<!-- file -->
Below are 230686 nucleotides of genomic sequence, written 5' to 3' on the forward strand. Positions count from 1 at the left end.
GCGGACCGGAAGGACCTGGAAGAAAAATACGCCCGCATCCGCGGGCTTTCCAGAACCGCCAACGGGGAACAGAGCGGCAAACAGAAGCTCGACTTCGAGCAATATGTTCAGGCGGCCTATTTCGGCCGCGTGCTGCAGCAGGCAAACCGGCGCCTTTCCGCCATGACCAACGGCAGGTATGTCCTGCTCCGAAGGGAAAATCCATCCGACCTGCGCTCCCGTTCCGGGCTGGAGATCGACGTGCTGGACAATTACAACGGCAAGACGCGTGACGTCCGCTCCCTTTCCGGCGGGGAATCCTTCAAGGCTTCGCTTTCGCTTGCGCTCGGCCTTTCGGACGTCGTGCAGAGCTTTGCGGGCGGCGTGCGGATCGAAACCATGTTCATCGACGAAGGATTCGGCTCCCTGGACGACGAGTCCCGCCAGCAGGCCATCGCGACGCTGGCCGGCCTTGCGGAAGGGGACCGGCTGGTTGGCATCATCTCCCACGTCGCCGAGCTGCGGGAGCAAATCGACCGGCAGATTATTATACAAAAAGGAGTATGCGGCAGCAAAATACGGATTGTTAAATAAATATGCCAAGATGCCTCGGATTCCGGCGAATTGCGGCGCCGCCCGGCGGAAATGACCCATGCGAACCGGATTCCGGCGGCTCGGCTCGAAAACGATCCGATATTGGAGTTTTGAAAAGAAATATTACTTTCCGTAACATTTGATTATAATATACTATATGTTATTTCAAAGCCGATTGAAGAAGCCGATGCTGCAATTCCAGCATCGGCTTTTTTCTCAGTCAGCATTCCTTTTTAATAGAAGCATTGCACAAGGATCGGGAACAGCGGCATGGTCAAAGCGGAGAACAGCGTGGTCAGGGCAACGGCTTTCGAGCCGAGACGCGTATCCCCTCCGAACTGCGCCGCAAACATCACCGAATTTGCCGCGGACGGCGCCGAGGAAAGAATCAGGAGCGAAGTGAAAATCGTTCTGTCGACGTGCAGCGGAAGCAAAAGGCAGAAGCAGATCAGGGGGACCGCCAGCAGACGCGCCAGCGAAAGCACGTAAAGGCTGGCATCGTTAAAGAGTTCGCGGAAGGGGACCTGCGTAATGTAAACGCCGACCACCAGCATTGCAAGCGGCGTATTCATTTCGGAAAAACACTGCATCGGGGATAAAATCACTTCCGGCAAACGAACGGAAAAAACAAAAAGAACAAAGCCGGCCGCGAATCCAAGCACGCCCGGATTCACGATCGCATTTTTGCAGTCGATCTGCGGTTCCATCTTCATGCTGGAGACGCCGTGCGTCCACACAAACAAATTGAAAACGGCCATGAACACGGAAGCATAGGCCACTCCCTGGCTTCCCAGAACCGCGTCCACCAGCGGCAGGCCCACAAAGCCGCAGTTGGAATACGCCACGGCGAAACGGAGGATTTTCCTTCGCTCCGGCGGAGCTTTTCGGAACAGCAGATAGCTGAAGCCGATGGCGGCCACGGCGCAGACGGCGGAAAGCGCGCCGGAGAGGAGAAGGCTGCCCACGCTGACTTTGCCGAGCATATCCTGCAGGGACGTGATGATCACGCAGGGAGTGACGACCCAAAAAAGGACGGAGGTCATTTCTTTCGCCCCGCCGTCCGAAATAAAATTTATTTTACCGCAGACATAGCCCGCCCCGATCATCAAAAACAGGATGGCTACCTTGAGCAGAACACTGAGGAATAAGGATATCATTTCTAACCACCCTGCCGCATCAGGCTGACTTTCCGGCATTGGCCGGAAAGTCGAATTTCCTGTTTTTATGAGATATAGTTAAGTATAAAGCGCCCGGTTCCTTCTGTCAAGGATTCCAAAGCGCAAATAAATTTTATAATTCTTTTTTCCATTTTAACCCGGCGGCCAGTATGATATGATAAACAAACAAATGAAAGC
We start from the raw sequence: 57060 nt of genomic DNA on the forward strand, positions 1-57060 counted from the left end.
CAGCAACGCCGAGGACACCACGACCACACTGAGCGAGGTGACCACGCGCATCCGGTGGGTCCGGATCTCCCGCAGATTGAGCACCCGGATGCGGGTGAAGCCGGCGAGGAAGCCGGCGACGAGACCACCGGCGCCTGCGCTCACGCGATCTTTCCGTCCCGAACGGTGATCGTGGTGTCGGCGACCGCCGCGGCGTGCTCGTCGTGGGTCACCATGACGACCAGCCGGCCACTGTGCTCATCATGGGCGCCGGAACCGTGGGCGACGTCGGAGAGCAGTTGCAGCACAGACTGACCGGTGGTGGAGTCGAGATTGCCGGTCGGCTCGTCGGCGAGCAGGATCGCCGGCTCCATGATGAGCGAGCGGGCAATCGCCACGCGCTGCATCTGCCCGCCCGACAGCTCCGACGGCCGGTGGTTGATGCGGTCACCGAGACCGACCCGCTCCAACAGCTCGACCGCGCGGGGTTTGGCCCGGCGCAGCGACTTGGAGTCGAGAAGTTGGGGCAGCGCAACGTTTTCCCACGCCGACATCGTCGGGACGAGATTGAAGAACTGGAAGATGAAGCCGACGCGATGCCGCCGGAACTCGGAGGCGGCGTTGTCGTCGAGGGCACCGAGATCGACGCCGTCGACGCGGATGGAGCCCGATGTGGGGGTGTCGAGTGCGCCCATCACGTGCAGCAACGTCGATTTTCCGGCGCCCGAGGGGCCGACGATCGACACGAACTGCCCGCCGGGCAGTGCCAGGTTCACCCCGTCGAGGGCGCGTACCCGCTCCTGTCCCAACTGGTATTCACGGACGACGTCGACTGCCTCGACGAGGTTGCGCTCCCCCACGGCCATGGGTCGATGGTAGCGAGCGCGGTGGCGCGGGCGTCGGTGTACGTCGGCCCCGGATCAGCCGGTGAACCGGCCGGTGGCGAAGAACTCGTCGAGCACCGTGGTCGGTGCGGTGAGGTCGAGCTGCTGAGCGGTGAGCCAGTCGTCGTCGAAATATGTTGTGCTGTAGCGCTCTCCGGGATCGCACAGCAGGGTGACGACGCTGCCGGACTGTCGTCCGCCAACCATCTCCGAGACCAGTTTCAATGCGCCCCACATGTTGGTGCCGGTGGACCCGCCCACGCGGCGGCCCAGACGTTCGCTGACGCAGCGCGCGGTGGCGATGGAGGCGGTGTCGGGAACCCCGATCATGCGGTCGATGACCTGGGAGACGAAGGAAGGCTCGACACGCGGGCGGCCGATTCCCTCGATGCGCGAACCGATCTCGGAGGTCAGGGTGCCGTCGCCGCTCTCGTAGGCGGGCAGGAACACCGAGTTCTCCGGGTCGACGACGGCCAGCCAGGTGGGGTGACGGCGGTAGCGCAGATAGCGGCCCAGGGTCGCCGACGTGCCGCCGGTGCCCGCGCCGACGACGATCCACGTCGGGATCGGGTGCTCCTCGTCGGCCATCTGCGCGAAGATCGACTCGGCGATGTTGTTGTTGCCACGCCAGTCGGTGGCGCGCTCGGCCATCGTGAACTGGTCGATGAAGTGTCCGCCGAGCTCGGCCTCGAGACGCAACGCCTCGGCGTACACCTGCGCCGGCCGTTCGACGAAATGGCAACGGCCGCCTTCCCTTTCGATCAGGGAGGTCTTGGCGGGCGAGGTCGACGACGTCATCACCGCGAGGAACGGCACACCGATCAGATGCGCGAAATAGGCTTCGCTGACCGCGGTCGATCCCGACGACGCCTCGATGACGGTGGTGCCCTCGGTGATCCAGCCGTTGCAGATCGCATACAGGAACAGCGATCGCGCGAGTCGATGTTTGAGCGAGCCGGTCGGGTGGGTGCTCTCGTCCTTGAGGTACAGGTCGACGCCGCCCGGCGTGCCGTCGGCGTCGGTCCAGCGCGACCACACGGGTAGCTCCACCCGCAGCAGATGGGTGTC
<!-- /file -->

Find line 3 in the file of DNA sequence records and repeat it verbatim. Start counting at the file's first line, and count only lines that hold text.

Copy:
We start from the raw sequence: 57060 nt of genomic DNA on the forward strand, positions 1-57060 counted from the left end.